Yellow Springs, OH: 1945. First edition. In The Antioch Review (V: Summer 1945: 2), pages 198-211. Original printed wrappers with title and selected contents to the front, and adverts to rear wrap. Spine soiled with some chipping to the paper; toning to edges of wraps. Front wrap chipped at upper corner with no paper loss; small closed tear and chipping to top rear wrapper. With the exception of offsetting to pages 198-199, internally clean and unmarked. The first appearance of Ellison's important review of Richard Wright's autobiography Black Boy; it was later re-released as an offprint that occasionally appears on the market. The present format is incredibly scarce. Currently the only copy on the market, it does not appear in the modern auction record.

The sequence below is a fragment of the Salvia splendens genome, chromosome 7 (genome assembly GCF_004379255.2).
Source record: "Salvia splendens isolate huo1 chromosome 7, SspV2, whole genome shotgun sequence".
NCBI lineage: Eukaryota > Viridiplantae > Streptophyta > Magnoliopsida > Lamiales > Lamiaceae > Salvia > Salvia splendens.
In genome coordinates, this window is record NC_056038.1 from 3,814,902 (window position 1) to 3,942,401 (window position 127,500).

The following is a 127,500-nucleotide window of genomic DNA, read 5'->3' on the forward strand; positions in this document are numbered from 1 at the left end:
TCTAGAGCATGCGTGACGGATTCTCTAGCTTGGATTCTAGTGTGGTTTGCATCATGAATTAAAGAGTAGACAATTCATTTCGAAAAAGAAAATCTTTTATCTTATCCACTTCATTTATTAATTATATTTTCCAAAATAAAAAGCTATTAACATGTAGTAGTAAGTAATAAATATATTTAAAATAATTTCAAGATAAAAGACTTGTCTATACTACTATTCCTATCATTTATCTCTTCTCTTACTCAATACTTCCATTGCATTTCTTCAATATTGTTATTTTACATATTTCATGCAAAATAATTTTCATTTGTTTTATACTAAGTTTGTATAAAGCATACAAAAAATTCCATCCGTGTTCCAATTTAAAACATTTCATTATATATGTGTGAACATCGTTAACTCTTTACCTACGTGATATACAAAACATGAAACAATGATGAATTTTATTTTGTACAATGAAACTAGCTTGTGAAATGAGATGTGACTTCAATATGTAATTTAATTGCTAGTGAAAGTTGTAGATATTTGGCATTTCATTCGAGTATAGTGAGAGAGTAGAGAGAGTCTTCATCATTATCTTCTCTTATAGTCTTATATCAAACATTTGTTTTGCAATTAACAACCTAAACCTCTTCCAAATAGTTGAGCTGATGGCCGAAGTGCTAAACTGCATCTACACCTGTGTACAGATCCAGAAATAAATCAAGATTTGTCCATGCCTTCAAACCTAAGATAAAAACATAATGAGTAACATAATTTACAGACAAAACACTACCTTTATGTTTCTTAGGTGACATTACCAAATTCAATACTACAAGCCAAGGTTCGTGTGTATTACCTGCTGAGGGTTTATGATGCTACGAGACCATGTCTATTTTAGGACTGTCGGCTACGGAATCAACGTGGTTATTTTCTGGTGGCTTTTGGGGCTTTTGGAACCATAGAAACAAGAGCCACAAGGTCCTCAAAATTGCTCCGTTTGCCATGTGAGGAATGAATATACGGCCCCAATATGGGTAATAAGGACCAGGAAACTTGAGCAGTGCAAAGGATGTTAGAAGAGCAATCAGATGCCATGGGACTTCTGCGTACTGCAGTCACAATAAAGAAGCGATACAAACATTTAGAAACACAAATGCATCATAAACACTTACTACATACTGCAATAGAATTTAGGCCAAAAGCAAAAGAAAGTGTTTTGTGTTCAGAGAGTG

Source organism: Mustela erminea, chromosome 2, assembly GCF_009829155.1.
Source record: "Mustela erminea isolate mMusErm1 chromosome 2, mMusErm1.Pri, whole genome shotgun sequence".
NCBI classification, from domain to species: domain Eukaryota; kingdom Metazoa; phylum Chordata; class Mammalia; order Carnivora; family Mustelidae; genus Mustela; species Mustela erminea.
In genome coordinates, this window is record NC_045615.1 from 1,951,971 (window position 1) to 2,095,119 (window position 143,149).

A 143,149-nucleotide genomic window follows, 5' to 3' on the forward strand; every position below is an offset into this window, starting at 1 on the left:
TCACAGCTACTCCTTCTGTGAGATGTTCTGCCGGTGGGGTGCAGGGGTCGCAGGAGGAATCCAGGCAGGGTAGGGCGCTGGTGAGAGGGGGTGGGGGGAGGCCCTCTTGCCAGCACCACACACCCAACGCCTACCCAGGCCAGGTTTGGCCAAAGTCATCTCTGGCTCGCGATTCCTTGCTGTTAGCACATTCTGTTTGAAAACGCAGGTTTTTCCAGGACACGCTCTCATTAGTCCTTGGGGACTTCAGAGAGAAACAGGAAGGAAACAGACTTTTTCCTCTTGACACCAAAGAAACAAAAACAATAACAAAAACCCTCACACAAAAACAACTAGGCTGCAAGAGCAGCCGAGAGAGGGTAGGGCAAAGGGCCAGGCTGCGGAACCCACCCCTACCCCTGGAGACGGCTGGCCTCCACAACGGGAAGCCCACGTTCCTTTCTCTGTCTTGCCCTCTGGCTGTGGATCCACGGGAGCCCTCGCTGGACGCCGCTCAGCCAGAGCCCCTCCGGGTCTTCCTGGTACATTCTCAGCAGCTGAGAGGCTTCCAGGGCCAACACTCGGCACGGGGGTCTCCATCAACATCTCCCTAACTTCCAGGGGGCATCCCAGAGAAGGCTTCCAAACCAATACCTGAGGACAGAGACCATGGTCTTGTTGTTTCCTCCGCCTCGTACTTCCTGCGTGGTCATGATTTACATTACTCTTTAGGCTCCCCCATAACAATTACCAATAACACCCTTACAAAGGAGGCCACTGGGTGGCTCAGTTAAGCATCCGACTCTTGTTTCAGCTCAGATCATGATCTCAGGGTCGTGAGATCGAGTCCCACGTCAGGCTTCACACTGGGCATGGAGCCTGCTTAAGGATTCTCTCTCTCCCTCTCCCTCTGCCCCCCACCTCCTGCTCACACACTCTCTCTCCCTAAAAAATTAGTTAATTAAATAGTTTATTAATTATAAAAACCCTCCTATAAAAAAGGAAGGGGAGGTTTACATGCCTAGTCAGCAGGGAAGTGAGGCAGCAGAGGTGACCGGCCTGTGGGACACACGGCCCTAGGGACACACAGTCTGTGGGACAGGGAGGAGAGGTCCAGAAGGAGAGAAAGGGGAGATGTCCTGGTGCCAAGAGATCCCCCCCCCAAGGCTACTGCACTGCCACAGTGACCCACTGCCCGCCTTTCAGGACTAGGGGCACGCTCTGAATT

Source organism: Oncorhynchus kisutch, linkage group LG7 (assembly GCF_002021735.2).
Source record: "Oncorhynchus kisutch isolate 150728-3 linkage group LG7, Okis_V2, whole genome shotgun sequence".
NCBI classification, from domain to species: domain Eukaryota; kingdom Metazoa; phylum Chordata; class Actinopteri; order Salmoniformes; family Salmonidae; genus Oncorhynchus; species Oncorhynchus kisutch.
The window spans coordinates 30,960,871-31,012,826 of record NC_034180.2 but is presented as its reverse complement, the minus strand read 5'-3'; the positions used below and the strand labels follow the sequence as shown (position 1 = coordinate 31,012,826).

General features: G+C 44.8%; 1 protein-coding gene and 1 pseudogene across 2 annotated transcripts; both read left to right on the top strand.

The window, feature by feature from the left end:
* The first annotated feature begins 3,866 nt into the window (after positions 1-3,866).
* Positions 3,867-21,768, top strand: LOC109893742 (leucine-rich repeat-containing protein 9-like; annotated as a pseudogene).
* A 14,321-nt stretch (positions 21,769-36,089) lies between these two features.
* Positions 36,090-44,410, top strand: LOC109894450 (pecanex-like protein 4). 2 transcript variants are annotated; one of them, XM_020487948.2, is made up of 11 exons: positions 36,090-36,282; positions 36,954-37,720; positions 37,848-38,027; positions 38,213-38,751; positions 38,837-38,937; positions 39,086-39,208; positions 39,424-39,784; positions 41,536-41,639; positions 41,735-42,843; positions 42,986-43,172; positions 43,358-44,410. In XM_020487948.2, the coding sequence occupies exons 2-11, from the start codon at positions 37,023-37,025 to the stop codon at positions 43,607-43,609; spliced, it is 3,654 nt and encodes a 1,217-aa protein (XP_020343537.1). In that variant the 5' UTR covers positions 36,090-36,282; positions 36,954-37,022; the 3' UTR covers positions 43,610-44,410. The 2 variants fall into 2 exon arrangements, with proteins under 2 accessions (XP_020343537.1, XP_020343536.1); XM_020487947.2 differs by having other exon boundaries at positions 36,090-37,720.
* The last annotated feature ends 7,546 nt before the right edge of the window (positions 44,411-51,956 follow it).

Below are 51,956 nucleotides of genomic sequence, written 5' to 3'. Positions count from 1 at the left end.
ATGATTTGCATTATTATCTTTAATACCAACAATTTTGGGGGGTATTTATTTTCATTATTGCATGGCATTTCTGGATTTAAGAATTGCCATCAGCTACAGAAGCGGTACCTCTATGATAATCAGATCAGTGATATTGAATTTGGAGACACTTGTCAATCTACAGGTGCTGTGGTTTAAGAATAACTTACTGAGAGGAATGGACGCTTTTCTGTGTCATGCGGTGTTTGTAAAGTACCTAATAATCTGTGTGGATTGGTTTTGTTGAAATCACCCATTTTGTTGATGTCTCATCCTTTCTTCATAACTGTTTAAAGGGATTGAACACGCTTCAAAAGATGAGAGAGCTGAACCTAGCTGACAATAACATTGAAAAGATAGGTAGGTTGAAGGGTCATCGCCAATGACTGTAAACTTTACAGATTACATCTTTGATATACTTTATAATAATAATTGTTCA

Pre-dating Invisible Man by seven years, Richard Wright's Blues holds an important place among Ellison's early works of literary and social criticism. As a review of Richard Wright's recently released autobiography, it placed Ellison's name in print alongside that of an established African American writer who had brought the post WWII world into contact with black experience. As a piece in the Antioch Review, a quarterly linked to a notoriously progressive and activist college, it positioned Ellison as a cutting edge voice for the rising generation. "As a writer, Richard Wright has outlined for himself a dual role: To discover and depict the meaning of Negro experience and to reveal to both Negroes and whites those problems of a psychological and emotional nature which arise between them when they strive for mutual understanding." With deep appreciation for Wright's mission, Ellison asserts that his literary predecessor's work weaves together influence from across the canon, recalling Joyce, Dostoyevsky, and Rousseau; yet Wright's work is different because it emphasizes a specifically African American experience, one which, like the blues, has "an impulse to keep the painful details and episodes of a brutal experience alive in one's aching consciousness, to finger its jagged grain and to transcend it...an autobiographical chronical of personal catastrophe expressed lyrically." In less than a decade, Ellison would rise up as one of the key voices of his own literary moment, capturing and laying bare in Invisible Man the anger and pain experienced in his community as the U.S. continued its battle over Civil Rights. Very Good (Item #3193)